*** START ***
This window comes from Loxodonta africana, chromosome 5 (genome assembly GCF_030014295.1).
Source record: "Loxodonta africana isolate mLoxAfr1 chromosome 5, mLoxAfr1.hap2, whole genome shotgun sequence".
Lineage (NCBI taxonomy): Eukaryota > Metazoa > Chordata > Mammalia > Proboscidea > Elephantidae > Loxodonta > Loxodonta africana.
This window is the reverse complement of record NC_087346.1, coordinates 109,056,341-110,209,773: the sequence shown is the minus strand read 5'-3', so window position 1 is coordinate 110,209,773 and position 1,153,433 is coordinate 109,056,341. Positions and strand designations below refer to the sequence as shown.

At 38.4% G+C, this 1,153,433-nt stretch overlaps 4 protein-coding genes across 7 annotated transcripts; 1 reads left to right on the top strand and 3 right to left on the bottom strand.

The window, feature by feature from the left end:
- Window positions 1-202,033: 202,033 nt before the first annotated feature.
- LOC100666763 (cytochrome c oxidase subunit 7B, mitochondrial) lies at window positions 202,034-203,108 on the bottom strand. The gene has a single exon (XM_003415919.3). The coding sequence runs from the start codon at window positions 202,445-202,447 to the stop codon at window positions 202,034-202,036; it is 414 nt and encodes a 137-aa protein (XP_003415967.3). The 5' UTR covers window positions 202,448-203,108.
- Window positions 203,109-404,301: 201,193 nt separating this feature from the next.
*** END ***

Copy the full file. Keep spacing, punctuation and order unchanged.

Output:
This window comes from Loxodonta africana, chromosome 5 (genome assembly GCF_030014295.1).
Source record: "Loxodonta africana isolate mLoxAfr1 chromosome 5, mLoxAfr1.hap2, whole genome shotgun sequence".
Lineage (NCBI taxonomy): Eukaryota > Metazoa > Chordata > Mammalia > Proboscidea > Elephantidae > Loxodonta > Loxodonta africana.
This window is the reverse complement of record NC_087346.1, coordinates 109,056,341-110,209,773: the sequence shown is the minus strand read 5'-3', so window position 1 is coordinate 110,209,773 and position 1,153,433 is coordinate 109,056,341. Positions and strand designations below refer to the sequence as shown.

At 38.4% G+C, this 1,153,433-nt stretch overlaps 4 protein-coding genes across 7 annotated transcripts; 1 reads left to right on the top strand and 3 right to left on the bottom strand.

The window, feature by feature from the left end:
- Window positions 1-202,033: 202,033 nt before the first annotated feature.
- LOC100666763 (cytochrome c oxidase subunit 7B, mitochondrial) lies at window positions 202,034-203,108 on the bottom strand. The gene has a single exon (XM_003415919.3). The coding sequence runs from the start codon at window positions 202,445-202,447 to the stop codon at window positions 202,034-202,036; it is 414 nt and encodes a 137-aa protein (XP_003415967.3). The 5' UTR covers window positions 202,448-203,108.
- Window positions 203,109-404,301: 201,193 nt separating this feature from the next.